after foot surgery

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maybe
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Re: after foot surgery

Postby maybe » Tue Jan 07, 2014 4:52 am

I made a mistake I take 1mg half in the afternoon the other half noon. I was fine till the surgery I went all day without one. I took 1mg before bed abut now at 11 at night my legs are jumping would tramadol or hydrocodone/acetaminophen help.
maybe

ViewsAskew
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Re: after foot surgery

Postby ViewsAskew » Tue Jan 07, 2014 5:18 am

Any opioid would help you now - be careful using them, of course.

But, that doesn't solve the problem. You are going to keep needing more over time and it's likely going to get worse. As far as I understand it, the only way to stop this is to get a doctor to help you - to stop the pramipexole completely.
Ann - Take what you need, leave the rest

Managing Your RLS

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Joanie60
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Re: after foot surgery

Postby Joanie60 » Tue Jan 07, 2014 5:24 pm

Slightly off-topic but this thread reminded me

I had bunion surgery on my right foot with twilight sleep. Two weeks later, with my right foot in a boot, I had my left-foot bunion surgery. I woke up to my legs in battle with each other...the funniest sight of RLS ever... the boot and the newly bandaged foot going at each other. The nurse quickly gave me some type of pain meds which settled them down.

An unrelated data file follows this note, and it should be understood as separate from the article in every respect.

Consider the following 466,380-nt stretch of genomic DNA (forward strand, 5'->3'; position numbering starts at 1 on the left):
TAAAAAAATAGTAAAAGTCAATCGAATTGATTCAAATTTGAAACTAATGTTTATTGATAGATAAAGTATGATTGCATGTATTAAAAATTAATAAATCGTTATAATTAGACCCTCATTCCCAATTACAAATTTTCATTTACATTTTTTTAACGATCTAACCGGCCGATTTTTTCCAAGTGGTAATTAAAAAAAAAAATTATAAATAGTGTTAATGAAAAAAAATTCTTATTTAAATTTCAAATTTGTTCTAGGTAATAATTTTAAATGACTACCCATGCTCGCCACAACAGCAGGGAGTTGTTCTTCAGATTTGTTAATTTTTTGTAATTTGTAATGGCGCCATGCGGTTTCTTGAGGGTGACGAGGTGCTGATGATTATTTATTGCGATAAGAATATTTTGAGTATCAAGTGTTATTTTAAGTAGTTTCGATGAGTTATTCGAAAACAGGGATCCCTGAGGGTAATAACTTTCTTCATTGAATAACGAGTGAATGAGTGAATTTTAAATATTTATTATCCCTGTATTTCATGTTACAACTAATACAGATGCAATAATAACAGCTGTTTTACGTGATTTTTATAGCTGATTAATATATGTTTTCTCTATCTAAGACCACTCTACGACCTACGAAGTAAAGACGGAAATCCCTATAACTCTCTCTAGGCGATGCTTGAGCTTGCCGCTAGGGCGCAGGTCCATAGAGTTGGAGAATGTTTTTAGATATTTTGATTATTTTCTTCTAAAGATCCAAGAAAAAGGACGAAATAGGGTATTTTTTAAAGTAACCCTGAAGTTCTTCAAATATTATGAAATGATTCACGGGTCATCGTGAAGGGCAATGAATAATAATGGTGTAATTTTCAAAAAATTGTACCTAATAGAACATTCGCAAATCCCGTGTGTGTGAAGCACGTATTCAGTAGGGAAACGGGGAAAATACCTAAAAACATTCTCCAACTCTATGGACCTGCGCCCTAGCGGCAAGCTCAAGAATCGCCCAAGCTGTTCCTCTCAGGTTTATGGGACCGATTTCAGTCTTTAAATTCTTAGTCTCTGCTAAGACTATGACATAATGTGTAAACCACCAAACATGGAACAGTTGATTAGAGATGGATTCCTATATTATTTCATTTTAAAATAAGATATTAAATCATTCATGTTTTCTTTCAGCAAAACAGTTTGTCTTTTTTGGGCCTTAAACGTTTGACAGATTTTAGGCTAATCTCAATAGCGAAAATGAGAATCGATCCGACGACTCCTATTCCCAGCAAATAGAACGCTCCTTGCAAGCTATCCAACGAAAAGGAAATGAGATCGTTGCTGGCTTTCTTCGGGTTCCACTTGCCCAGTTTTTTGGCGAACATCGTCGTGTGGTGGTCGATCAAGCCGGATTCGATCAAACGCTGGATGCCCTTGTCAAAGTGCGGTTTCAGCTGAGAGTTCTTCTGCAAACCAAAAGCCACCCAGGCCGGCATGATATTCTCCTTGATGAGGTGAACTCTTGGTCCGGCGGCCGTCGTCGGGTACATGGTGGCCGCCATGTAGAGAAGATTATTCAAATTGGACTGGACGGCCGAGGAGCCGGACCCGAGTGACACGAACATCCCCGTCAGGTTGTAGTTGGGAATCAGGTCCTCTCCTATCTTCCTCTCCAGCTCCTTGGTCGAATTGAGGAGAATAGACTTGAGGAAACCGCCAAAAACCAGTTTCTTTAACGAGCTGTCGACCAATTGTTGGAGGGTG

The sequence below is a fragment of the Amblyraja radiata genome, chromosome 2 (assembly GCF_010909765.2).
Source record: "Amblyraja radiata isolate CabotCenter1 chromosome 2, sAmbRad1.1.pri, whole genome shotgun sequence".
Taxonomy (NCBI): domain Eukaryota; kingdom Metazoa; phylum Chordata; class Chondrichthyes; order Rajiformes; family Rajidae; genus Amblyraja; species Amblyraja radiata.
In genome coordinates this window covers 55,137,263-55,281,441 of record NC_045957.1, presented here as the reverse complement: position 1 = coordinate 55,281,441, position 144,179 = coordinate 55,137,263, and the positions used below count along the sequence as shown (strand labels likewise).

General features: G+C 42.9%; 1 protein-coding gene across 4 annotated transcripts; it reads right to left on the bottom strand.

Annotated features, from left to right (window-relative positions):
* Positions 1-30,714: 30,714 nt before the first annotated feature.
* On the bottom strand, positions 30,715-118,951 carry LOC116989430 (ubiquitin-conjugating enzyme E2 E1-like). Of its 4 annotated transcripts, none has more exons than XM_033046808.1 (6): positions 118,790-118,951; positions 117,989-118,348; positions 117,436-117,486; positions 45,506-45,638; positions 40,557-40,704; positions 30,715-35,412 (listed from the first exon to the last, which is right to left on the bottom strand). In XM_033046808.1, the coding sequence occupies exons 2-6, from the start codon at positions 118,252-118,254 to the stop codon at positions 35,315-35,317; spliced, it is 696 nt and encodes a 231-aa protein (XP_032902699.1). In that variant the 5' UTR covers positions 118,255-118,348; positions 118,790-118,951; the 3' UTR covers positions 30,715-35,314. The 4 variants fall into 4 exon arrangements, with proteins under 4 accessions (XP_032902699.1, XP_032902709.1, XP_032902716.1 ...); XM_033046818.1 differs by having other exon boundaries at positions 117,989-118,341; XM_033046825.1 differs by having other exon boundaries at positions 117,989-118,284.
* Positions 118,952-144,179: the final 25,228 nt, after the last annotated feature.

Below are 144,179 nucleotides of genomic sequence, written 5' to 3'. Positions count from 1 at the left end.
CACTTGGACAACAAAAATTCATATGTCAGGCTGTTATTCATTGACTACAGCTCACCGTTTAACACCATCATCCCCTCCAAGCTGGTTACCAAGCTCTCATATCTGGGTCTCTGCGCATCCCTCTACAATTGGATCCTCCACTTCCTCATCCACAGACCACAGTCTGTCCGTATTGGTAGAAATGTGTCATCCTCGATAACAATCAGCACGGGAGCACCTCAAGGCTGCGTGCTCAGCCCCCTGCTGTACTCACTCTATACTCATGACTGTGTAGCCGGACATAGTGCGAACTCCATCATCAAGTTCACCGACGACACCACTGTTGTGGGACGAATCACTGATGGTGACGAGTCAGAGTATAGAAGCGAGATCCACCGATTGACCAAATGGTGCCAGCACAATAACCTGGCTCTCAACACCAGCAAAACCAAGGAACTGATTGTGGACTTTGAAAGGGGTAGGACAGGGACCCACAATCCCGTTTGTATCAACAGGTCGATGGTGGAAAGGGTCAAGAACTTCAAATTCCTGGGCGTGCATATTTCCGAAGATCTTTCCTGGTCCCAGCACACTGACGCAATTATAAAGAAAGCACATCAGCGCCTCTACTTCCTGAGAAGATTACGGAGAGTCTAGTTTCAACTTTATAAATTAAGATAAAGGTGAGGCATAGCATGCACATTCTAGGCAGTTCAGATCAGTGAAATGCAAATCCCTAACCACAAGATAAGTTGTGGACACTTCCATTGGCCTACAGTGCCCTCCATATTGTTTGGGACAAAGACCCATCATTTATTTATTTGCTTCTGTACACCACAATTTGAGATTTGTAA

I couldn't understand why my throat was sore till the surgeon came in. She said she had to put me under general anasthesia because "I can't operate on a moving target!!!". Apparently my RLS was in full swing DURING the second surgery :-)

I told a dear friend who said, Wow, you really DO have RLS huh? (duh, you think???)

Joanie

Polar Bear
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Re: after foot surgery

Postby Polar Bear » Tue Jan 07, 2014 8:09 pm

Joanie, I smiled as I read this...... but it isn't really a laughing matter :roll:
Betty
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Opinions presented by Discussion Board Moderators are personal in nature and do not, in any way, represent the opinion of the RLS Foundation

ViewsAskew
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Re: after foot surgery

Postby ViewsAskew » Wed Jan 08, 2014 2:45 am

Joanie60 wrote:Slightly off-topic but this thread reminded me

I had bunion surgery on my right foot with twilight sleep. Two weeks later, with my right foot in a boot, I had my left-foot bunion surgery. I woke up to my legs in battle with each other...the funniest sight of RLS ever... the boot and the newly bandaged foot going at each other. The nurse quickly gave me some type of pain meds which settled them down.

I couldn't understand why my throat was sore till the surgeon came in. She said she had to put me under general anasthesia because "I can't operate on a moving target!!!". Apparently my RLS was in full swing DURING the second surgery :-)

I told a dear friend who said, Wow, you really DO have RLS huh? (duh, you think???)

Joanie


Funny....but not, if you get my drift!
Ann - Take what you need, leave the rest



Managing Your RLS



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shelby1
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Location: Northern Plains

Re: after foot surgery

Postby shelby1 » Thu Jan 09, 2014 3:03 am